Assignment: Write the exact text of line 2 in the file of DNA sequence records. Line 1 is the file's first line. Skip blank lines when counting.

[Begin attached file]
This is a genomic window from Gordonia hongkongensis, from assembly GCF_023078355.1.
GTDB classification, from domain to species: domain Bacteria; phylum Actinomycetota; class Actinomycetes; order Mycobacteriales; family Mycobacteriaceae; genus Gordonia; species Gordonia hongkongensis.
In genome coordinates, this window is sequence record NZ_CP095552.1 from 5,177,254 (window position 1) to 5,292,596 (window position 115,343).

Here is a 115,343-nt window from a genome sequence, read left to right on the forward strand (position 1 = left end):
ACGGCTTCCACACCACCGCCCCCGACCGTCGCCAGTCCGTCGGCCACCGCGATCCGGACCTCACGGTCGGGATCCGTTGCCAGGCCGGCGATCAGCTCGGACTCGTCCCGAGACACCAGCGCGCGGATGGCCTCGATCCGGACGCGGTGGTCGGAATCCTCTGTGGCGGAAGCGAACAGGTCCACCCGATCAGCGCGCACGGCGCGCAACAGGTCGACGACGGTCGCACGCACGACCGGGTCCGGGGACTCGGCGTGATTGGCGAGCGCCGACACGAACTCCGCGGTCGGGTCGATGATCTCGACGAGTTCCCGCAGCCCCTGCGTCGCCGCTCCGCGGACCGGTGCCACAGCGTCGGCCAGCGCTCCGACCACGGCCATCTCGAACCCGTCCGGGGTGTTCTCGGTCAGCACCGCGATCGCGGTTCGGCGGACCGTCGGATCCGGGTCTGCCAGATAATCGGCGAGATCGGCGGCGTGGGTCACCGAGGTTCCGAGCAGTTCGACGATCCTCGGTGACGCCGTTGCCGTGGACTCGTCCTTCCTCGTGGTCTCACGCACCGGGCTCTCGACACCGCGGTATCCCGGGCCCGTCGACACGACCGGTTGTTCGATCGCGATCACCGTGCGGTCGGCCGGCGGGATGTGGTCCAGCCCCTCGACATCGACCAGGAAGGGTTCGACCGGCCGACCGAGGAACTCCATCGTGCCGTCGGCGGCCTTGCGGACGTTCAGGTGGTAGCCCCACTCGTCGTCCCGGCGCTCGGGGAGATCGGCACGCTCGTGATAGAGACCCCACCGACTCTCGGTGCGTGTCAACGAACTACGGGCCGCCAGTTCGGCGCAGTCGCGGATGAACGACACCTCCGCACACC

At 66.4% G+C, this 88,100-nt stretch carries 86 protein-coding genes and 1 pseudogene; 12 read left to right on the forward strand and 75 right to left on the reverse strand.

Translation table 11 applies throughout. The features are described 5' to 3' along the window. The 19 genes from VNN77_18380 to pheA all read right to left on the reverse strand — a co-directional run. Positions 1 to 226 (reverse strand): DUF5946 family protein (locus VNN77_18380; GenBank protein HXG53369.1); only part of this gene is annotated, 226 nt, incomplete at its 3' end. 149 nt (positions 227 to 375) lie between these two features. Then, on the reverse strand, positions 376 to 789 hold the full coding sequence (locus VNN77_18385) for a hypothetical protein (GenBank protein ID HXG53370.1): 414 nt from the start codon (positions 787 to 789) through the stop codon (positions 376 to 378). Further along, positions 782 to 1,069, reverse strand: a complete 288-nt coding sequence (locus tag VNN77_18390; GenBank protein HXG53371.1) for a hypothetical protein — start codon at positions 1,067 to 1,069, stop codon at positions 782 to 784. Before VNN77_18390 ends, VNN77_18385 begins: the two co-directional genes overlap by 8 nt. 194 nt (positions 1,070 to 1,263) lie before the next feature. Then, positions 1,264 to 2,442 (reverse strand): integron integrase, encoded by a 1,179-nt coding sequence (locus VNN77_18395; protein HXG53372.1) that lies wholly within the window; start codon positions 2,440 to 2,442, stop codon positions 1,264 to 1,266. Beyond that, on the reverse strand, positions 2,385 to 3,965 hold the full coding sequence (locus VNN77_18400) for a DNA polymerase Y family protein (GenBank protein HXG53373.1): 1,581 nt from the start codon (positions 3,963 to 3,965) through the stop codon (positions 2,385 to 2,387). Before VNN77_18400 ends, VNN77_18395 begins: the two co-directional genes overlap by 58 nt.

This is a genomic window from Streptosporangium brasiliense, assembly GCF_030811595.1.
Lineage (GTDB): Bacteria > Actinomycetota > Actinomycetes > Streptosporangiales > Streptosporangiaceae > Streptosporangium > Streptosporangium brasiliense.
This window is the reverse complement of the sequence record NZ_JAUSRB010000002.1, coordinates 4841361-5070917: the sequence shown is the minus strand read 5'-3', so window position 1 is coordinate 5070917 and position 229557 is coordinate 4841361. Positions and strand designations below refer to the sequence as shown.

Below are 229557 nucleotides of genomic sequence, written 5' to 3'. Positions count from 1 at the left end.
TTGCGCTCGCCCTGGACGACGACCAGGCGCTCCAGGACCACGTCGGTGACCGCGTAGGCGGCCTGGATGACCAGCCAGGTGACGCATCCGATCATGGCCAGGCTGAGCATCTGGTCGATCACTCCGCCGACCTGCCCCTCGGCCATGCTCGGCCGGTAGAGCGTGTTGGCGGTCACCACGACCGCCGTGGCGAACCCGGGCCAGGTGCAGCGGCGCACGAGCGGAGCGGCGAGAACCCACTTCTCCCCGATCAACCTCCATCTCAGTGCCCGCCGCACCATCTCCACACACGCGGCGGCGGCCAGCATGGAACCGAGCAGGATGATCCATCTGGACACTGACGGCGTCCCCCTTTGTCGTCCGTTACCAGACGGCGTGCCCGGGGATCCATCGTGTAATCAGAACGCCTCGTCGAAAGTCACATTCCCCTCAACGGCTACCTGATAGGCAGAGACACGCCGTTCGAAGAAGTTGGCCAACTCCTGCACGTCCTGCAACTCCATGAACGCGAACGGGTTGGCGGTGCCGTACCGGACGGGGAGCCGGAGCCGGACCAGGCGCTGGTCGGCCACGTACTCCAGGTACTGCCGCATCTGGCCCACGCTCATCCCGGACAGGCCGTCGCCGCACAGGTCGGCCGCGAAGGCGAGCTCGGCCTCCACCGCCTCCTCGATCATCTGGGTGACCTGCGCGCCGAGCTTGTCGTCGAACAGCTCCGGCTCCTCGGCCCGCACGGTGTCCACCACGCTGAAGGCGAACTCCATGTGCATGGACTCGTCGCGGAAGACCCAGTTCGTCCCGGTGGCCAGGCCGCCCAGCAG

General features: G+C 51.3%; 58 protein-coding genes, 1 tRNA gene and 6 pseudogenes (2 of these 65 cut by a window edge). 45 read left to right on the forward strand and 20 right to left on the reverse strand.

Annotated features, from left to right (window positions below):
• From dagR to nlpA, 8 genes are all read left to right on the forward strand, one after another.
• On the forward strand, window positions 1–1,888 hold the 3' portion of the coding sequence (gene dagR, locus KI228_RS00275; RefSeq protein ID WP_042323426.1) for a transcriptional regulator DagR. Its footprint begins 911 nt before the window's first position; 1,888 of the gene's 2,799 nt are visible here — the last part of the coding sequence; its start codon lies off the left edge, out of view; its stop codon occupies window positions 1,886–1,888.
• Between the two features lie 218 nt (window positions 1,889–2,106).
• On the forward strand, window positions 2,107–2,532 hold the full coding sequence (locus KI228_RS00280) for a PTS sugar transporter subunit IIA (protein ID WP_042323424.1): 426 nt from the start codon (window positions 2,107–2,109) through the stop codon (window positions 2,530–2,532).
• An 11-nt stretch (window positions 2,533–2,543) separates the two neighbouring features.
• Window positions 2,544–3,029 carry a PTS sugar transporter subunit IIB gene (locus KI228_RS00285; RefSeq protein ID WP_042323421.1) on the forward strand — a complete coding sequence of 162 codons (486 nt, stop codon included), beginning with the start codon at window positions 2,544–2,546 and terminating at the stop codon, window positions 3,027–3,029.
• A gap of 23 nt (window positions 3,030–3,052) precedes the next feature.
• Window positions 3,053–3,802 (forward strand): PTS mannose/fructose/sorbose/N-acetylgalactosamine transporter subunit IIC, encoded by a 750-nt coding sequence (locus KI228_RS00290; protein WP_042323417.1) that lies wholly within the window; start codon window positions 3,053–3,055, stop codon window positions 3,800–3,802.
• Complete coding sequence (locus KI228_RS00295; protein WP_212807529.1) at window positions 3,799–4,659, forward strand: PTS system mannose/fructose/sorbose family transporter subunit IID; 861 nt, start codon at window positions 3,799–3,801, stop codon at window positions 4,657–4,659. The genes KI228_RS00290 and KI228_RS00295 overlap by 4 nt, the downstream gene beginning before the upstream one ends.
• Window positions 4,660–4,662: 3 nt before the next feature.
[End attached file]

GTDB classification, from domain to species: domain Bacteria; phylum Actinomycetota; class Actinomycetes; order Mycobacteriales; family Mycobacteriaceae; genus Gordonia; species Gordonia hongkongensis.